The COVID-19 pandemic is heading to rural America — and it needs to get ready

The COVID-19 pandemic is heading to rural America — and it needs to get ready
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As Donald Trump declares victory, pushing for an end to pandemic control measures even while acknowledging it will cause many more Americans to die, and Republican governors declare victory, writing pompous self-laudatory editorials while COVID-19 deaths in their own states escalate, two things are now evident.


One: The number of American deaths in the COVID-19 pandemic is about to skyrocket.

Two: It is rural America that will be doing much of the dying. This is now all but certain. And Americans in those smaller towns need to prepare themselves for what's coming.

An Associated Press report gives a hard-to-stomach snapshot of the pandemic in rural southwestern Georgia. There are not as many deaths as in New York City, but the deaths spread nonetheless, and in small towns with tighter-knit communities than the larger cities that have gotten most of the press attention in the early first wave of the pandemic, the deaths spread through families and small churches in the same proportions that they do in high-rise apartment buildings and large conference centers. If you know someone who has died from the pandemic, in these towns, you are almost certain to soon know another.

And so the funerals stack up, and the gravesites fill with people you know. A 29-year-old man whose parents died in two separate, distant hospitals because there is no longer a local one gives a reflection that should instead serve as warning: “People you’re normally waving at, speaking to in passing, at the pharmacy, you’re never going to see them again.”

It is the people who have not lost family members and who believe themselves to live in areas the virus cannot cross to that are doing the protesting to reopen. This includes Trump, and state governors, and people who other Americans cannot meet with without an appointment and without being temperature-checked so that the virus does not spread to anyone our great economy cannot afford to lose. I never thought the virus would take someone so close to me, some of the same sign-wavers will be saying in interviews many months from now. Because the virus was not here, I thought the virus would never be here.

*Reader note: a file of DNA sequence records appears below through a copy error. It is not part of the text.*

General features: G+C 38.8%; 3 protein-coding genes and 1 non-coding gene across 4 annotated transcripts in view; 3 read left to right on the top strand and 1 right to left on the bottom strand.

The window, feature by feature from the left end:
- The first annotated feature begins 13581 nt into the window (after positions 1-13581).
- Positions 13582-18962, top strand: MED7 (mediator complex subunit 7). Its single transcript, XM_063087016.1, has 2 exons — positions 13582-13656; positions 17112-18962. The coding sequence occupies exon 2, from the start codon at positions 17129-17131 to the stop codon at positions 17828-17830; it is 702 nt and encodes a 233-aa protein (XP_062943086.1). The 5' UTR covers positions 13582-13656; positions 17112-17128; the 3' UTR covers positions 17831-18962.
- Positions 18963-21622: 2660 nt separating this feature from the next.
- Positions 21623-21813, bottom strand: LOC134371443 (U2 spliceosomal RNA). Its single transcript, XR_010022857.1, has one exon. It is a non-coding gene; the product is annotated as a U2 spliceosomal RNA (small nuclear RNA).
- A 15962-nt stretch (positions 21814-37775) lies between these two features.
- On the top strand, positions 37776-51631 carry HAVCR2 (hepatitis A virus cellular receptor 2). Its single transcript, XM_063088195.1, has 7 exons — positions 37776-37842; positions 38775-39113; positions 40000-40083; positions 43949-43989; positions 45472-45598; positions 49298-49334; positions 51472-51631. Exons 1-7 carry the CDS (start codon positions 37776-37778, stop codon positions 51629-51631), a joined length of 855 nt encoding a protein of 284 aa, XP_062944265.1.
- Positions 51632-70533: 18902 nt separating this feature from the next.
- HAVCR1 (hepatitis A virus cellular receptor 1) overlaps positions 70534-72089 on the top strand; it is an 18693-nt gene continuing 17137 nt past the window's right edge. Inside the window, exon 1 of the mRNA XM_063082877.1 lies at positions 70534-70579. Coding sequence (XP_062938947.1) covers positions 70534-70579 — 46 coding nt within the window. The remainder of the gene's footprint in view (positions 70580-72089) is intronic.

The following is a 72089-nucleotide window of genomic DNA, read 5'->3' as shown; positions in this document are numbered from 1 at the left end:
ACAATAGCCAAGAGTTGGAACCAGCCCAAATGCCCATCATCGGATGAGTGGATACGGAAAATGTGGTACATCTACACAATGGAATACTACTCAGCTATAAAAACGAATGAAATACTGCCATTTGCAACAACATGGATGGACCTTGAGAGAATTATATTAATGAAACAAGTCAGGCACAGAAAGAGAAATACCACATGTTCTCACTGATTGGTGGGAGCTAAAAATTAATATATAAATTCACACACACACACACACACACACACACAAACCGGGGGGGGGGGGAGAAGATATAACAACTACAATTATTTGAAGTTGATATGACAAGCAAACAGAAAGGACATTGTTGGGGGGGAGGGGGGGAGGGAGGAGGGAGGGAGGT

We are a passionate country, to be sure, but nobody can accuse us of being too clever. Or maybe there is another explanation: as the AP notes, the two groups most affected by the pandemic's sweep through rural towns are Black Americans and the working poor. There seem few representatives of either group among the sign-holding protesters demanding that their states "reopen," or bellowing that an elevated number of deaths is simply a price America must pay in order to keep our businesses running.

Here is what will be happening next, based on what is happening right now. In Grand Island, Nebraska, the rate of coronavirus infection is now substantially above that of New York City, fueled mostly by an outbreak at the local meatpacking plant. As the Wall Street Journal reports, the city has no plans to issue shelter-in-place orders, because the town's "essential" factory jobs are not ones that can be done remotely. The county has nearly 1,300 COVID-19 infections.

This is what we’re currently seeing, and will be seeing more of: small towns reliant on one or a few major employers, with the rest of the town economy underpinned by those large-scale businesses, will become hotspots if and when the virus vectors itself, via a single unfortunate employee or visitor, inside. From there the pandemic will travel to families, and to local businesses, and as in Grand Island it will be helped along by elected officials' reluctance to close those large plants despite health officials' urgings to do so.

The medical facilities in those small towns—if any exist—will be more quickly overrun than in urban centers. People will die of the disease in greater proportion than they have in New York City, but those deaths will be less visible because they are in places that are far away from the cameras. We will learn about it only later.

The most surreal part about all of it is that we know it's going to happen. There is no question. The virus continues to expand into new places, as we always knew and expected it to; the purpose of the lockdowns was to delay each new hotspot so that even if individual counties became overwhelmed, we could move the patients somewhere that was not. But it's the places where the virus has not yet appeared that are the most irritated by lockdown orders keeping the virus from them—for a time—and in the small towns that have become hotspots due to a single major employment center, officials seem most bent on risking a few more lives to save a few more jobs.

If we're very lucky, we can at least put off this new rural wave for a few more months. But we have done little that would deserve such luck—and a great deal to make sure it happens sooner.

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